The United Arab Emirates, identified as a conduit for funds tied to the Sept. 11 terrorist attacks, has given final approval to a bill against money-laundering, a senior government official said yesterday. The bill, which needs only the signature of President Sheik Zayed bin Sultan Al Nahyan to become law, gives the Central Bank considerable power to monitor and control banks, money changers and other financial institutions, the official Emirates News Agency reported. The agency published the bill yesterday after the Cabinet approved it Monday evening. The bill had been accelerated after reports that money used in the attacks on New York and Washington had passed through the country.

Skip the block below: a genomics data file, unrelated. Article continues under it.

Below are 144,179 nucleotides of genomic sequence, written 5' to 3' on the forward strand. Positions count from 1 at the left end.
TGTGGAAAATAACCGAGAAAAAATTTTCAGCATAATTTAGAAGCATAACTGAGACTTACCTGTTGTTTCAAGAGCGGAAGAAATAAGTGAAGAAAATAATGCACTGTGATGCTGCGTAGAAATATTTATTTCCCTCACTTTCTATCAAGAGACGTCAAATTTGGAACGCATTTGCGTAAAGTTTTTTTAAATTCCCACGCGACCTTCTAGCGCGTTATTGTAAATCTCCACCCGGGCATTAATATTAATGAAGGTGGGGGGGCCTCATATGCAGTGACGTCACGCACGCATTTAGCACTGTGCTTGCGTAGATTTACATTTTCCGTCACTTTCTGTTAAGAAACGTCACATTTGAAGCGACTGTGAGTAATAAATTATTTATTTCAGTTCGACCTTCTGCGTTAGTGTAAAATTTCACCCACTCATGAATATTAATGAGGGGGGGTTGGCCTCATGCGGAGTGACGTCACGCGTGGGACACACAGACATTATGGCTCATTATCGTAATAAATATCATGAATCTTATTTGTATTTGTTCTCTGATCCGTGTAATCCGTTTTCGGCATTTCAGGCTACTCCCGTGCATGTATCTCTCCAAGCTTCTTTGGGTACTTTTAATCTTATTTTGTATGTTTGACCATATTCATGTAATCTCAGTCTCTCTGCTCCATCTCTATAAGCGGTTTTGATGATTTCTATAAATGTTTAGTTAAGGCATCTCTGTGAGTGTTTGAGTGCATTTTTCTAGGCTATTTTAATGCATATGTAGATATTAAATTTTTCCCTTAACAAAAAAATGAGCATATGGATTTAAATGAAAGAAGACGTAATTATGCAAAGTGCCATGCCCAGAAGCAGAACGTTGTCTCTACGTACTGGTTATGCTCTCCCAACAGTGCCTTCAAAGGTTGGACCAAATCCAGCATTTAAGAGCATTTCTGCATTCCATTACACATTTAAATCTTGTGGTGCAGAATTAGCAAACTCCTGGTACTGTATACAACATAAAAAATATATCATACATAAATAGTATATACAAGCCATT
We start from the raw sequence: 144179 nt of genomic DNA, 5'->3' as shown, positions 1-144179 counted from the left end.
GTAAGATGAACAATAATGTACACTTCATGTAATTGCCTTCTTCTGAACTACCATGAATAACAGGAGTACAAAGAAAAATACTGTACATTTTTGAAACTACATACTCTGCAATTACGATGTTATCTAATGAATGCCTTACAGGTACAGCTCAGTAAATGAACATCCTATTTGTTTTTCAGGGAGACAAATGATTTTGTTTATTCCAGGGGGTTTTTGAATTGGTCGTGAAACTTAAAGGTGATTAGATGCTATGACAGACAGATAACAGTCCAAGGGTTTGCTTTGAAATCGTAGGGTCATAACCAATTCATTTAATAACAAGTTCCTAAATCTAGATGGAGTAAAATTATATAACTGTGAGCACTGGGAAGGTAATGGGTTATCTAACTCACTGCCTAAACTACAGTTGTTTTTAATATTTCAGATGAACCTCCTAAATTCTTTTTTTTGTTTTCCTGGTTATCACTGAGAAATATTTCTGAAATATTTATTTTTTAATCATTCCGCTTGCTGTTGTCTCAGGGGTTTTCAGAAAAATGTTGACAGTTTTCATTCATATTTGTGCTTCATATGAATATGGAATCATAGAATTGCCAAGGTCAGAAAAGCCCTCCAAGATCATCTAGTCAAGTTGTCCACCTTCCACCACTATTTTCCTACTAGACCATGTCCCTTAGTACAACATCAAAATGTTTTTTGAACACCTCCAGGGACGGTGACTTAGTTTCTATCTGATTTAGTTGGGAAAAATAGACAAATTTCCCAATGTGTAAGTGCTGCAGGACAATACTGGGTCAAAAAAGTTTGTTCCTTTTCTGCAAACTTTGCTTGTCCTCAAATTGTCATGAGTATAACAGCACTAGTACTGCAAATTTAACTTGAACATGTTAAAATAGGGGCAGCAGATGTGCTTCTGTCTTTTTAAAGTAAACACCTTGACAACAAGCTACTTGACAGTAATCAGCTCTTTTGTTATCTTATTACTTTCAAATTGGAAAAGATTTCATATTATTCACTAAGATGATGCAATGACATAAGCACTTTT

The bill permits the Central Bank to freeze suspicious accounts for up to a week and allows the courts to freeze such accounts indefinitely. The draft provides penalties of up to seven years and fines of up to 300,000 dirhams (dlrs 81,522), the agency said.
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